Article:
• Calendar (with Alerts and Reminders) – If you have trouble starting an assignment or meeting deadlines, online calendars can be a game-changer. Plug in dates to start and finish an assignment (and maybe some milestone dates to make sure you’re making progress toward your goals) and get notifications to keep you on track. These types of calendars are also great if you have trouble keeping track of multiple deadlines. If you use Outlook or Google calendars, make sure to sync those accounts to your cell phone for extra support. I can personally recall several times where a calendar reminder sent to my phone saved me from turning in an assignment past the due date. 
  • Apps and Software – There are literally hundreds of time-management apps for android, iOS phones, and computers that help you accomplish everything from large-scale projects to small scale assignments. For example, Pomofocus is a web-based timer with a pause feature that helps you work productivity by integrating short breaks into your schedule. For example, if you decide to set aside two hours for research, with one 15 minute break in between, you’re much more likely to stick to that timeframe with a pre-set timer in front of you. If social media is your problem, then consider something more involved like a content-blocker that temporarily blocks pre-designated sites while you work.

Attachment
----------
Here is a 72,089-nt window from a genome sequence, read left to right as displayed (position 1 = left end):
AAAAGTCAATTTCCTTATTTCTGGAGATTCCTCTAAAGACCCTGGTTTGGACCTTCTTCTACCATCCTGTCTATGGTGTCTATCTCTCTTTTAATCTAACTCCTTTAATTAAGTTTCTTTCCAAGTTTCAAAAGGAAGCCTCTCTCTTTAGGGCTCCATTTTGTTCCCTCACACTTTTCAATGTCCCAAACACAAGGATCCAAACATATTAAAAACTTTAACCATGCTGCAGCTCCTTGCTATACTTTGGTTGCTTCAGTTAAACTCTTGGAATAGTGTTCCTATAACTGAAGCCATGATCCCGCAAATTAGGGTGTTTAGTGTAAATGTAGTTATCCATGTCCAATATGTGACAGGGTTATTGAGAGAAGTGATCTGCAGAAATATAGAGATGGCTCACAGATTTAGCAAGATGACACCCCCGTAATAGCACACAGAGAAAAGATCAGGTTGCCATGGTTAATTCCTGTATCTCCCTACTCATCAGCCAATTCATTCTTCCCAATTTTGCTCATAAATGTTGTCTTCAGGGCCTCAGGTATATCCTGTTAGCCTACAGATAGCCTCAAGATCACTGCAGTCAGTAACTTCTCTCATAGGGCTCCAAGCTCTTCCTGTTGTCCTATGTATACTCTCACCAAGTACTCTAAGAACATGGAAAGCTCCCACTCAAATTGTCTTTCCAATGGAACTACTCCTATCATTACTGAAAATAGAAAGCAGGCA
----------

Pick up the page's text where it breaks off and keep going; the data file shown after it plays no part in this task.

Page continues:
3.     Reach Out and Get Support

While everything we’ve talked about so far can be done alone, there is no substitute for a group of friends that help keep you accountable for your work. If you’re a student, consider starting or joining a study group. If you have a fellowship or internship, connect with a potential mentor that can check up on you when you need extra support. If you can’t find someone within your own network, reach out to your school’s career or academic success center and see if they can pair you with an alumnus.  

As a final example, after my friend and I discussed her issues with time management, I offered to help her put her plan into practice. First, I asked her to work on her next assignment immediately, which happened to be a reflection on an online article. When I didn’t hear back after a day or so, I followed up with a phone call and text message. Once she actually read the article, I talked her through her response. Through this process, she discovered that being able to talk through her responses with a friend rather than alone eliminated her urge to “overthink” what she eventually wrote down. The result? She ended up turning in that assignment faster than any other for that particular course. The moral of the story? Sometimes, all we need is a good friend to push us in the right direction to help us get the most out of ourselves. But whether it’s a friend or an app, time management is first and foremost about identifying your problem areas and tackling them strategically. These three steps will bring you one step closer to that goal. Good luck! 

Jonathan Cantarero is an attorney based in New York City. He is a former Graduate Fellow at the City University of New York School of Law (2013-16) and Schulte, Roth, and Zabel Fellow for New York Lawyers for the Public Interest (2014-15). Whenever he is not reading legal briefs or posting on ProFellow, Jonathan, who is also a seminary student, enjoys writing on the intersection of law and religion.